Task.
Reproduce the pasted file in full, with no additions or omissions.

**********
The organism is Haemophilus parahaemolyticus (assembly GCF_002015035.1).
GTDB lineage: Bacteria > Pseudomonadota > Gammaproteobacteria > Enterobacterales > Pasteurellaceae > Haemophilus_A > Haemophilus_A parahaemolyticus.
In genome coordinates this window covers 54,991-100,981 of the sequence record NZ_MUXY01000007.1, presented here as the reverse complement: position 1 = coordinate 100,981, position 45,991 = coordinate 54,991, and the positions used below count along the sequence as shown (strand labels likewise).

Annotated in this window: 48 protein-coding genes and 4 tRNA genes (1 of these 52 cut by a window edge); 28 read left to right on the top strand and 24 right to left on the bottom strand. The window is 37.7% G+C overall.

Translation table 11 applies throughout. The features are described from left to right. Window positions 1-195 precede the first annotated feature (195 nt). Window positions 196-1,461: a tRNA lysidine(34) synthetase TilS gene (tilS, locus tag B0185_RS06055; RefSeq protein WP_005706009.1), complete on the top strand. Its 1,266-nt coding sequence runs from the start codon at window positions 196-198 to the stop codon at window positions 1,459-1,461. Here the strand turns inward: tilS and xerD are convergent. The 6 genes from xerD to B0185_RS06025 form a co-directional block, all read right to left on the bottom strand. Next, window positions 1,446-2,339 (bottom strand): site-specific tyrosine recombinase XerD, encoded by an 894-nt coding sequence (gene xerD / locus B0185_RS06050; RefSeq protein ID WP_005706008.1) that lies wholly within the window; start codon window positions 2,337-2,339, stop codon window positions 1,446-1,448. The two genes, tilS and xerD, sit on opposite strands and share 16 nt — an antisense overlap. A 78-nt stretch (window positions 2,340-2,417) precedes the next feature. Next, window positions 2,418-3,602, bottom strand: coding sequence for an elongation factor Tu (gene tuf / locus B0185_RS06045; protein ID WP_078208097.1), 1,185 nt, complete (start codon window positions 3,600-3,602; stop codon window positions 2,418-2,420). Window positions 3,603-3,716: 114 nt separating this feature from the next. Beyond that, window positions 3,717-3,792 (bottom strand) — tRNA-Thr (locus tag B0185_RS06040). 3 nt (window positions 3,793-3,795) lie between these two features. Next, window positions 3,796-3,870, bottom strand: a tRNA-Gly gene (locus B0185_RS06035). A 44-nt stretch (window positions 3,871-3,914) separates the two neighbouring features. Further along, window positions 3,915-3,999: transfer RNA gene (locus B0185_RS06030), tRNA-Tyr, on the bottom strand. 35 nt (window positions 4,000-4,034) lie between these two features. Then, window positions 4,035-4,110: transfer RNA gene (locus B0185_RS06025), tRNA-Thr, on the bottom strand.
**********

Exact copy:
The organism is Haemophilus parahaemolyticus (assembly GCF_002015035.1).
GTDB lineage: Bacteria > Pseudomonadota > Gammaproteobacteria > Enterobacterales > Pasteurellaceae > Haemophilus_A > Haemophilus_A parahaemolyticus.
In genome coordinates this window covers 54,991-100,981 of the sequence record NZ_MUXY01000007.1, presented here as the reverse complement: position 1 = coordinate 100,981, position 45,991 = coordinate 54,991, and the positions used below count along the sequence as shown (strand labels likewise).

Annotated in this window: 48 protein-coding genes and 4 tRNA genes (1 of these 52 cut by a window edge); 28 read left to right on the top strand and 24 right to left on the bottom strand. The window is 37.7% G+C overall.

Translation table 11 applies throughout. The features are described from left to right. Window positions 1-195 precede the first annotated feature (195 nt). Window positions 196-1,461: a tRNA lysidine(34) synthetase TilS gene (tilS, locus tag B0185_RS06055; RefSeq protein WP_005706009.1), complete on the top strand. Its 1,266-nt coding sequence runs from the start codon at window positions 196-198 to the stop codon at window positions 1,459-1,461. Here the strand turns inward: tilS and xerD are convergent. The 6 genes from xerD to B0185_RS06025 form a co-directional block, all read right to left on the bottom strand. Next, window positions 1,446-2,339 (bottom strand): site-specific tyrosine recombinase XerD, encoded by an 894-nt coding sequence (gene xerD / locus B0185_RS06050; RefSeq protein ID WP_005706008.1) that lies wholly within the window; start codon window positions 2,337-2,339, stop codon window positions 1,446-1,448. The two genes, tilS and xerD, sit on opposite strands and share 16 nt — an antisense overlap. A 78-nt stretch (window positions 2,340-2,417) precedes the next feature. Next, window positions 2,418-3,602, bottom strand: coding sequence for an elongation factor Tu (gene tuf / locus B0185_RS06045; protein ID WP_078208097.1), 1,185 nt, complete (start codon window positions 3,600-3,602; stop codon window positions 2,418-2,420). Window positions 3,603-3,716: 114 nt separating this feature from the next. Beyond that, window positions 3,717-3,792 (bottom strand) — tRNA-Thr (locus tag B0185_RS06040). 3 nt (window positions 3,793-3,795) lie between these two features. Next, window positions 3,796-3,870, bottom strand: a tRNA-Gly gene (locus B0185_RS06035). A 44-nt stretch (window positions 3,871-3,914) separates the two neighbouring features. Further along, window positions 3,915-3,999: transfer RNA gene (locus B0185_RS06030), tRNA-Tyr, on the bottom strand. 35 nt (window positions 4,000-4,034) lie between these two features. Then, window positions 4,035-4,110: transfer RNA gene (locus B0185_RS06025), tRNA-Thr, on the bottom strand.